The California Corporate Securities Law requires that offers and sales of securities in any “nonissuer transaction” be qualified unless exempt or not subject to qualification. Cal. Corp. Code § 25130. This is an important first principle to keep in mind when taking a pledge of securities as collateral for a loan. The day may come when it may be necessary to foreclose on the pledge and conduct sale of the securities. Whether the sale is public or private, it is a nonissuer transaction (see the definition in Section 25011) and will be unlawful in this state unless qualified, exempt or not subject to qualification.
In many cases, this won’t be a problem because Section 25104(e) exempts any offer or sale by, or for the account of, a bona fide secured party selling the security in the ordinary course of business to liquidate a debt. Some might see in this exemption an backdoor opportunity to conduct an unqualified offering by entering into a sham loan with the intent of foreclosing. This isn’t a very good dog and it certainly won’t hunt in California. Under Rule 260.104.2, the phrase bona fide secured party does not include a secured party who takes securities in pledge without any intention or expectation that they will be redeemed but merely as a step in the distribution of those securities.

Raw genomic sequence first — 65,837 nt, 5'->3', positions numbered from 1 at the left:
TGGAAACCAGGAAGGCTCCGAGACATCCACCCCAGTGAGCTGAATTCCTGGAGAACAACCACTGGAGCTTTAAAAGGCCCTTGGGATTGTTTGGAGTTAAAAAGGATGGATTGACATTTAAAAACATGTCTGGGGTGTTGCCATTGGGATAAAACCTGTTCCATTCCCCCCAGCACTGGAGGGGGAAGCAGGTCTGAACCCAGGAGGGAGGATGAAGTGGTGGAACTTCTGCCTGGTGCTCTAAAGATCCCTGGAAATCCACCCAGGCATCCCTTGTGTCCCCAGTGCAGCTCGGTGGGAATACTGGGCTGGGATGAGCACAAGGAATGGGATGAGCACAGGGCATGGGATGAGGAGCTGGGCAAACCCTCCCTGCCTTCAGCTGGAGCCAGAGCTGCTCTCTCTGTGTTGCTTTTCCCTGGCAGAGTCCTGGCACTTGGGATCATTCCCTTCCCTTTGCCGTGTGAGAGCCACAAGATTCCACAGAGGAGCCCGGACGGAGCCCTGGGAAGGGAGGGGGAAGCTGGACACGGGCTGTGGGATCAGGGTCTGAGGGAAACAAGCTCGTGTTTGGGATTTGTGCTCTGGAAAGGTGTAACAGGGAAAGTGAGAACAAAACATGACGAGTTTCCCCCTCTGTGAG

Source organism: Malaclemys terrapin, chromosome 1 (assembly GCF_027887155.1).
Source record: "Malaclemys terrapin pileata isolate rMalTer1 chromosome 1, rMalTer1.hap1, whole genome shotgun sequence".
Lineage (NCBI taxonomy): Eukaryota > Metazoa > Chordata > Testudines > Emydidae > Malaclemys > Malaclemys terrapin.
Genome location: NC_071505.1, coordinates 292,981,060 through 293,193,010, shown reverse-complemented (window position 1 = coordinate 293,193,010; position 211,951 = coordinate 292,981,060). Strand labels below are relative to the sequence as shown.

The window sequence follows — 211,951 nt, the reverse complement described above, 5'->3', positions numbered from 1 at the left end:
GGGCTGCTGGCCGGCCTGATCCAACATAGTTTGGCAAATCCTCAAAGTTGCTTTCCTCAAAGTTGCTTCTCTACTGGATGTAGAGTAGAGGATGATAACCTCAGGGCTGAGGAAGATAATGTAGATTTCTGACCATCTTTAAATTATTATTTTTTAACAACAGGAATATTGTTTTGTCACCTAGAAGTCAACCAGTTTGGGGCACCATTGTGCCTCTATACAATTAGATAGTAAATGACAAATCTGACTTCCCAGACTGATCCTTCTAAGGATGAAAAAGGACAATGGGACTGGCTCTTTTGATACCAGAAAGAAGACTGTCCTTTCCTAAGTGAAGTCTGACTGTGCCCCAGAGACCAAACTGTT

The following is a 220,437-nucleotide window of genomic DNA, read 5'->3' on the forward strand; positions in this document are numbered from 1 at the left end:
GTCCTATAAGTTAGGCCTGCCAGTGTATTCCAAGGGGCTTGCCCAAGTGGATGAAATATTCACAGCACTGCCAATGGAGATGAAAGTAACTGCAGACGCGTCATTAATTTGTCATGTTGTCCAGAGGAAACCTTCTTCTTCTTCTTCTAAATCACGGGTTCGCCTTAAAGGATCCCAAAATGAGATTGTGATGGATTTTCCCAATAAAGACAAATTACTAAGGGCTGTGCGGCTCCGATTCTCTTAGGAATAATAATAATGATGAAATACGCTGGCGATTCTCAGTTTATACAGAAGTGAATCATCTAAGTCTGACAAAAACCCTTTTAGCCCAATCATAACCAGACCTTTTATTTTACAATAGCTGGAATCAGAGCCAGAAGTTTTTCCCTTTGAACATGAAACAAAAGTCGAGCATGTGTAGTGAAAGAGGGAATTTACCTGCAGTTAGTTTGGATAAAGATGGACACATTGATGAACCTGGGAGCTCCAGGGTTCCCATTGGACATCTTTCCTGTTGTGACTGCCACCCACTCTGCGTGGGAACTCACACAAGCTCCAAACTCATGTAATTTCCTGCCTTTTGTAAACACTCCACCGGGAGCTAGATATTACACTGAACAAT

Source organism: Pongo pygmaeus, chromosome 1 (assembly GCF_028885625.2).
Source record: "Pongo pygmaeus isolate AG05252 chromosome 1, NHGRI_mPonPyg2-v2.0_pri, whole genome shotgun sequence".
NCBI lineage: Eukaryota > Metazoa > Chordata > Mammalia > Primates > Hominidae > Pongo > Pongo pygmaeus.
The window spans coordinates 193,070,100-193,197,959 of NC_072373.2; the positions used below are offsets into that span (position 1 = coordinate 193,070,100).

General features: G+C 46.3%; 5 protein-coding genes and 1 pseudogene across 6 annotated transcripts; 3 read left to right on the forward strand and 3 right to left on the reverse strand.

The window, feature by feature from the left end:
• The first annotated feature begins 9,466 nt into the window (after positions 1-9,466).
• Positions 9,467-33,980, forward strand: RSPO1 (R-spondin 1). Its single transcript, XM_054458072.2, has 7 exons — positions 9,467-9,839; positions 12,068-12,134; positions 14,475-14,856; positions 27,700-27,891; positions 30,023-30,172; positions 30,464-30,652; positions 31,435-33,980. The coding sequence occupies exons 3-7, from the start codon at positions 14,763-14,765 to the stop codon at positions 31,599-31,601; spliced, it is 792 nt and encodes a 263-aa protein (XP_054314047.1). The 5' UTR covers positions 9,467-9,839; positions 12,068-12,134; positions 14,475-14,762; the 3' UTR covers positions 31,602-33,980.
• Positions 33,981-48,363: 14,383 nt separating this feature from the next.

Note that Section 25104(e) is an exemption from the nonissuer qualification requirement only. A pledgee should not foreclose on pledged securities before working through the application of the Securities Act of 1933 and Articles 8 and 9 of the Uniform Commercial Code.
CalPERS and Social Media
The California Public Employees Retirement System is an active user of the internet and social media to spread its message. Below are some statistics that will be presented to the CalPERS Board of Administration at its meeting on Wednesday:
Twitter followers: 4,774
Facebook “likes”: 3,824
YouTube: 96,800 Video Views
CalPERSResponds.com: 593,732 Page Views